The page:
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State Department Is Questioning U.S. Born Americans' Citizenship

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Juan is a forty-year-old American citizen.

He was delivered by a midwife in Texas.  He has an official American birth certificate.

Juan was a private in the United States Army for three years, worked as a Border Patrol cadet, and is currently a state prison guard.

When he went to renew his U.S. passport, he received a letter from the State Department that said they didn’t believe Juan is actually a United States citizen.

Juan is not the only American citizen that is now being denied a passport because his citizenship is in question.

According to The Washington Post, “The Trump administration is accusing hundreds, and possibly thousands, of Hispanics along the border of using fraudulent birth certificates since they were babies.”

The State Department claims that there have not been any changes in “policy or practice regarding the adjudication of passport applications…the U.S.-Mexico border region happens to be an area of the country where there has been a significant incidence of citizenship fraud.”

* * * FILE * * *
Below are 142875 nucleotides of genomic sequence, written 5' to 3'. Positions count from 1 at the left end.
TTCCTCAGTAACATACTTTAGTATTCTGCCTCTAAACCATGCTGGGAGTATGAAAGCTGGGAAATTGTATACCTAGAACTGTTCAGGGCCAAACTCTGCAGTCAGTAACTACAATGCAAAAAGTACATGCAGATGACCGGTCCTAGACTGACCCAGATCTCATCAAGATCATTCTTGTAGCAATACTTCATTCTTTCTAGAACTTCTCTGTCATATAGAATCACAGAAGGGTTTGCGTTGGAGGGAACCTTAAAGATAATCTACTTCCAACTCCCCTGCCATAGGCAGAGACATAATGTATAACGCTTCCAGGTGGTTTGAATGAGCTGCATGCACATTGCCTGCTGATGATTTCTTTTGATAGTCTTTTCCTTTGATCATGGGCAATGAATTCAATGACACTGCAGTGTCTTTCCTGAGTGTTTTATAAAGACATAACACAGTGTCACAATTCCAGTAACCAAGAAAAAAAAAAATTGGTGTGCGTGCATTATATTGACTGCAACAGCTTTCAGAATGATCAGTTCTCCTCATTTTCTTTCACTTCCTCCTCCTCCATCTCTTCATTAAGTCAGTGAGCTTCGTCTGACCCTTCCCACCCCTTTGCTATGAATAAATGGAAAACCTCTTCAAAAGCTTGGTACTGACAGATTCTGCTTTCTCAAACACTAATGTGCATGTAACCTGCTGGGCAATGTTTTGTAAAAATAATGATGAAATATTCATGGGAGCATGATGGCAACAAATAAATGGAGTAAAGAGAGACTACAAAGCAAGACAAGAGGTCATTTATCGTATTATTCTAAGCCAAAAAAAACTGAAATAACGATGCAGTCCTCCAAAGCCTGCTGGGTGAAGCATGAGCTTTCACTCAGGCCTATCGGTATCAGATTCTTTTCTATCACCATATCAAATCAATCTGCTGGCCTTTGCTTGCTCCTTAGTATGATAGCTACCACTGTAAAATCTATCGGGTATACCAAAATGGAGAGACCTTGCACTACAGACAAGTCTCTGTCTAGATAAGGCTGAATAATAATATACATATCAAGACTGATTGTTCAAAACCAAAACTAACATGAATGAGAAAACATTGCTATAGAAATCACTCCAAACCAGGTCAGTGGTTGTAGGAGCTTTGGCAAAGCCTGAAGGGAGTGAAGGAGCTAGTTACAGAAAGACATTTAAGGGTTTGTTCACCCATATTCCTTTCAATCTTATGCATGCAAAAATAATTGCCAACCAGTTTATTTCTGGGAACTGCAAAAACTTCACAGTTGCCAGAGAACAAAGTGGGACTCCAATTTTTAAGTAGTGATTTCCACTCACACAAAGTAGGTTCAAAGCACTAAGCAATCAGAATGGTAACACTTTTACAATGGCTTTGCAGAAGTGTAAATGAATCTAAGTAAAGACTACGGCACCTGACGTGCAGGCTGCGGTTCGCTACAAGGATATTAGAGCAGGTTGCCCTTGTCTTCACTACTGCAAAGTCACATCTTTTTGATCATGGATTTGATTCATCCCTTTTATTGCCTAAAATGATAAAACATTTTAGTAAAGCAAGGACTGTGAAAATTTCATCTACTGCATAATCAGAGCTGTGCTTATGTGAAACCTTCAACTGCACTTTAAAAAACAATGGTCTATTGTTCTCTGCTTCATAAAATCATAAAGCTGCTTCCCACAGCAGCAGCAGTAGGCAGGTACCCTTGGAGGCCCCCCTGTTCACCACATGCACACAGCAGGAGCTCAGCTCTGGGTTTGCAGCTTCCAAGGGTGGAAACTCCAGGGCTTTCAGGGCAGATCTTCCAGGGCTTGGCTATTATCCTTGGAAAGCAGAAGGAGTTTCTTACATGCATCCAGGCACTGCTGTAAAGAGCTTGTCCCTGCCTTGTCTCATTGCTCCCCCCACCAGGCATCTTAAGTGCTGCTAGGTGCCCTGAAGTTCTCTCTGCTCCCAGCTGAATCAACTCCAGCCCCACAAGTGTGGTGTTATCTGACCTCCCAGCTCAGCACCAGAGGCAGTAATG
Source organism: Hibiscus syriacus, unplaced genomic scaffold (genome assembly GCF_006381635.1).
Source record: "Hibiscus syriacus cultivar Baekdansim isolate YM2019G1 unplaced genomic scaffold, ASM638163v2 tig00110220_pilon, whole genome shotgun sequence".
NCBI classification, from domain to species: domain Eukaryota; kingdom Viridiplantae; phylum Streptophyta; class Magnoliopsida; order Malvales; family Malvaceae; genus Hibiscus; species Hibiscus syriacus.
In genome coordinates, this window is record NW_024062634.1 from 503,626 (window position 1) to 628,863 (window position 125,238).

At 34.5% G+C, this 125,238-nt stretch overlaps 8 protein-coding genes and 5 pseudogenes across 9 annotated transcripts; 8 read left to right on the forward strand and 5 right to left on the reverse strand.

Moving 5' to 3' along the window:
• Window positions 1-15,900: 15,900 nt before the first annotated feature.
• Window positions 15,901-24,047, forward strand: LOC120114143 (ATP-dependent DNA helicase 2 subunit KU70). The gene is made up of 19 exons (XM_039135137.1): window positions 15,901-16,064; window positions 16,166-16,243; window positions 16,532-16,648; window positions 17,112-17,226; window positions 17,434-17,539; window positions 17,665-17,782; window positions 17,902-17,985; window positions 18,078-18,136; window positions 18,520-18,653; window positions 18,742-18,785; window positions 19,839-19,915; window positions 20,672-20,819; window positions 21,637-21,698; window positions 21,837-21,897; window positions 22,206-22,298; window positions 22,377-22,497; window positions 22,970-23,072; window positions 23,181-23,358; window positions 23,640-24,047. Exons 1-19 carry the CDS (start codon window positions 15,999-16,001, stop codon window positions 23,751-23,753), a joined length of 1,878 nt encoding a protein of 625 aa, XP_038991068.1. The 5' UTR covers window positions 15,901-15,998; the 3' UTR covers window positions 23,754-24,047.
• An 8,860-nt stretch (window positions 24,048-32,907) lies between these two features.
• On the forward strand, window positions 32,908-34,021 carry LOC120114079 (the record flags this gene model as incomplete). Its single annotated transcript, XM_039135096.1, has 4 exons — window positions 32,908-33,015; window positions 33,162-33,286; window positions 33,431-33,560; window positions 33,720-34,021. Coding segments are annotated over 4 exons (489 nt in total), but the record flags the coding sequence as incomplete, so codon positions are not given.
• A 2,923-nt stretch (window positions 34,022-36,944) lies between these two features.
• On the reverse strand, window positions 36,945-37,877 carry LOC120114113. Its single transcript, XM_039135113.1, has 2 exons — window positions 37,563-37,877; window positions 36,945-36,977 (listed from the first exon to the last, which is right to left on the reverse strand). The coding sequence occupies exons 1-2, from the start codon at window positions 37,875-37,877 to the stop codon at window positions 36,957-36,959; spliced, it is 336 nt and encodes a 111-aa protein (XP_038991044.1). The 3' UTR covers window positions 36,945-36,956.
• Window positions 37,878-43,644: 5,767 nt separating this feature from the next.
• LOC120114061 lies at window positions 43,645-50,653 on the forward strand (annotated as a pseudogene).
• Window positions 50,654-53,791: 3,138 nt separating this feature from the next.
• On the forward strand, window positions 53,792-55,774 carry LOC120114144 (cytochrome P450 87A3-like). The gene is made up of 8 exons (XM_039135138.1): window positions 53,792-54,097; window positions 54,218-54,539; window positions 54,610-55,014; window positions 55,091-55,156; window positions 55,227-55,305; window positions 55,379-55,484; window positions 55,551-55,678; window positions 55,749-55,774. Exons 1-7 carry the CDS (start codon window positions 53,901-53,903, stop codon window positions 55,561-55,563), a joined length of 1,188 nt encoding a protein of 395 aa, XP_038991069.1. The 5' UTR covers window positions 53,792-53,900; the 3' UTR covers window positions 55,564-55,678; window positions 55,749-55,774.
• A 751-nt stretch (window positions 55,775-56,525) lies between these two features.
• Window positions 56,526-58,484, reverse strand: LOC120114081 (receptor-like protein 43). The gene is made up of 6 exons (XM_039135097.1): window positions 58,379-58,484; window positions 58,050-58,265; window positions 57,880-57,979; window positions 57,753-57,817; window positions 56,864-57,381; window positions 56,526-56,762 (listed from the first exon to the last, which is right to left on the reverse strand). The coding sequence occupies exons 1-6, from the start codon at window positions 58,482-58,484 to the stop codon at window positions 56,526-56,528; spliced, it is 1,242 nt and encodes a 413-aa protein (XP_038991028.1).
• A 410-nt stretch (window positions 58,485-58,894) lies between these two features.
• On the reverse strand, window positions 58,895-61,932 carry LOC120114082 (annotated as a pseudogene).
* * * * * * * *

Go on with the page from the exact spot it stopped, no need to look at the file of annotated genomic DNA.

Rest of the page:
Juan is livid about the situation he is now in.  He says, “I served my country.  I fought for my country.”

The government claims that in the mid to late twentieth century there were midwives and physicians that gave U.S. birth certificates to babies born along the Texas-Mexico border that were not actually born in the United States, but in Mexico.

While the passport denials had reduced significantly after 2009, there has been a resurgence in the Trump era.  An attorney said, “We’re seeing these kinds of cases skyrocketing.”

The State Department said, applicants “who have birth certificates filed by a midwife or other birth attendant suspected of havng engaged in fraudulent activities, as well as applicants who have both a U.S. and foreign birth certificate, are asked to provide additional documentation…individuals who are unable to demonstrate they were born in the United States are denied issuance of a passport.”

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